It's Linux's World, we're all just living in it
The first week of NewsForge coincided with LinuxWorld, so much of the news this past week centered on company announcements about new products, new alliances, and new releases.
There was a dizzying number of press releases about Linux. Software companies aligned with hardware companies, or with support companies, or with other software companies. You get the picture.
Perhaps the biggest, and most controversial, alliance coming out of LinuxWorld was the Gnome Foundation, a group of 13 computer industry heavyweights lining up behind the Gnome desktop interface. Some pundits gnashed their teeth about the future of the competing KDE, others praised Gnome for "unifying the Unix world."
Recent Linux convert Michael Dell's keynote address at LinuxWorld got tons of press, among the coverage was WinInfo saying the computer maker knocked Microsoft and Sun, and an interview from TheStandard.com, with Dell saying he sees a "groundswell of support" from his customers for Linux.
Microsoft ports to Linux? Of course not
Amid the flurry of news from LinuxWorld came an unconfirmed report Wednesday from WinInfo that longtime Linux basher Microsoft was working with an Israeli company to port some of its applications to Linux. It took about a day for Microsoft to deny the report. Linux chief developer Linus Torvalds said he'd be "all for it" if Microsoft went Open Source.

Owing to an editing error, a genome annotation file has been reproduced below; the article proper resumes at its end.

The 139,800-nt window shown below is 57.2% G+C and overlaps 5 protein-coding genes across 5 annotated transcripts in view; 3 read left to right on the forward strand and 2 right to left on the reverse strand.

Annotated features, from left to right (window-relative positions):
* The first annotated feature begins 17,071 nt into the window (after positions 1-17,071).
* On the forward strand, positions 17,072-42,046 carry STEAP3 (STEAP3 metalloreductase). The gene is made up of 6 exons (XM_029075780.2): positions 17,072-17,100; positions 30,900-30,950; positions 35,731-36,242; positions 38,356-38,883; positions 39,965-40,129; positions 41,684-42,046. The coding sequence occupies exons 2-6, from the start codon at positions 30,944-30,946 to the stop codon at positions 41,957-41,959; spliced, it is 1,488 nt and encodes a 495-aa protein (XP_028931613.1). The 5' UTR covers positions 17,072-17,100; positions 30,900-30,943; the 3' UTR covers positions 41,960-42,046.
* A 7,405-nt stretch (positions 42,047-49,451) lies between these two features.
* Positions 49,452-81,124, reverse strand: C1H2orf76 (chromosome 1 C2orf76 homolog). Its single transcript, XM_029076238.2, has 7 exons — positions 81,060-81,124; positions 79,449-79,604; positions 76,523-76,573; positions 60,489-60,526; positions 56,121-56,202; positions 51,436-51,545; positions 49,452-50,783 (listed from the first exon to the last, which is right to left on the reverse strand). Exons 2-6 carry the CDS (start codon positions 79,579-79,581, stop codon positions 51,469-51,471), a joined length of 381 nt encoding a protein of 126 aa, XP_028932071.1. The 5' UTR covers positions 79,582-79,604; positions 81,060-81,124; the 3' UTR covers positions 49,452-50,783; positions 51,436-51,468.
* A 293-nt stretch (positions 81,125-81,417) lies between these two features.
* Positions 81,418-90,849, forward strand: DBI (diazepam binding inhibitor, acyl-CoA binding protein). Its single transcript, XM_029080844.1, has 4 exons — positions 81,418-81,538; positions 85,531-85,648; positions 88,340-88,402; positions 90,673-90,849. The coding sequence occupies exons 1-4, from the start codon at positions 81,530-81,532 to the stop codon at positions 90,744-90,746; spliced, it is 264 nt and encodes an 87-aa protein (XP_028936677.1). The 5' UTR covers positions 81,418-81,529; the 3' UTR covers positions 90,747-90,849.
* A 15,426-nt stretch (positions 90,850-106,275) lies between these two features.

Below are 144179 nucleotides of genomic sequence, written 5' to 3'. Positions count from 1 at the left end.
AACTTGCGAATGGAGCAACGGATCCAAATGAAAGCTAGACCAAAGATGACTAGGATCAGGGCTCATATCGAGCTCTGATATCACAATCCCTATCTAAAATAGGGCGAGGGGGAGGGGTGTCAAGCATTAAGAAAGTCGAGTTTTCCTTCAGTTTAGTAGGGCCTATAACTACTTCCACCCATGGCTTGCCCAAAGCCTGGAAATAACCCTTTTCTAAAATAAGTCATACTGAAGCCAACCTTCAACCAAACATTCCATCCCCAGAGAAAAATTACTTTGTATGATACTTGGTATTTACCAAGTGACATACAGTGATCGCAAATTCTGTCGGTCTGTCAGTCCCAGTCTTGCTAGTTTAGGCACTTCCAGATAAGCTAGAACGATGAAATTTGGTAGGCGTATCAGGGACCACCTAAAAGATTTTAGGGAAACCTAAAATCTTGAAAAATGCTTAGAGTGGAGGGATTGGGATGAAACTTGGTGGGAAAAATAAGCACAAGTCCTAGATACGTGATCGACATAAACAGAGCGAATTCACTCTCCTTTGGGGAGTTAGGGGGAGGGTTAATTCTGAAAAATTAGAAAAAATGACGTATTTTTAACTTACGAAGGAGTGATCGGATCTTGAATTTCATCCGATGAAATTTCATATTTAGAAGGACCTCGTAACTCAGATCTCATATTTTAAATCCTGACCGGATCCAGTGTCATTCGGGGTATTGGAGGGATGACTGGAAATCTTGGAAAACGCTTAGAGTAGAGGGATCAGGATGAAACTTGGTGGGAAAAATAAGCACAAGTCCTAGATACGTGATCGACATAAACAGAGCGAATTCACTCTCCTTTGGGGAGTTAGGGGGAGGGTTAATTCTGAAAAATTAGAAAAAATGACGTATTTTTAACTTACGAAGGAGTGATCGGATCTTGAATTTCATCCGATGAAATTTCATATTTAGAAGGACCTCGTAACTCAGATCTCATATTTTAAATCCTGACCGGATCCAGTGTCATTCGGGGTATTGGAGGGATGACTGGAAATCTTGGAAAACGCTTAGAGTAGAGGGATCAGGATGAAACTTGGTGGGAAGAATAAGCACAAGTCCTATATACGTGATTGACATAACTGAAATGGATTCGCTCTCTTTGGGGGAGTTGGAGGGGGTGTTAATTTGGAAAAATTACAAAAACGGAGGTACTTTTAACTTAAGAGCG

A chip off the old IPO
Speaking of Linus, his employer Transmeta announced its IPO. The chip maker hopes to raise $200 million, and, ironically, one of its biggest investors is Microsoft co-founder Paul Allen, who holds a 7% stake. It's a small world after all.
Hollywood 1, 2600.com 0
Of course, the rest of the news world didn't take a holiday during LinuxWorld. A federal judge ruled Thursday in favor of the giant motion picture industry and against little old 2600.com, which had published the DeCSS computer code allowing users to copy DVDs.
AOL for Linux: Does anyone care?
America Online's Linux version leaked onto Web sites this week before the chat-room-for-the-masses service planned to unleash it. Reaction from the Linux crowd: a stifled yawn. Give us something we can use, like a judgment-proof DVD copying program.
Diversions: Does your vote really mean anything?
A couple of stories highlighted voter disgust with the U.S. political process. First, a Maryland voter protesting political corruption tried to sell his vote on eBay. He wrote: "You may specify whom I vote for in the presidential and all other elections in my district, by name or by party. Why should the American citizen be left out? Congressmen and senators regularly sell their votes to the highest bidder. Democracy for sale!" Next, a whole Web site, Voteauction.com, was started with the purpose of selling votes. With the millions of the major political parties spend on campaigns these days, maybe it'd be cheaper to pay $50 a vote on the Internet (the going price for a California vote on Voteauction.com Friday afternoon).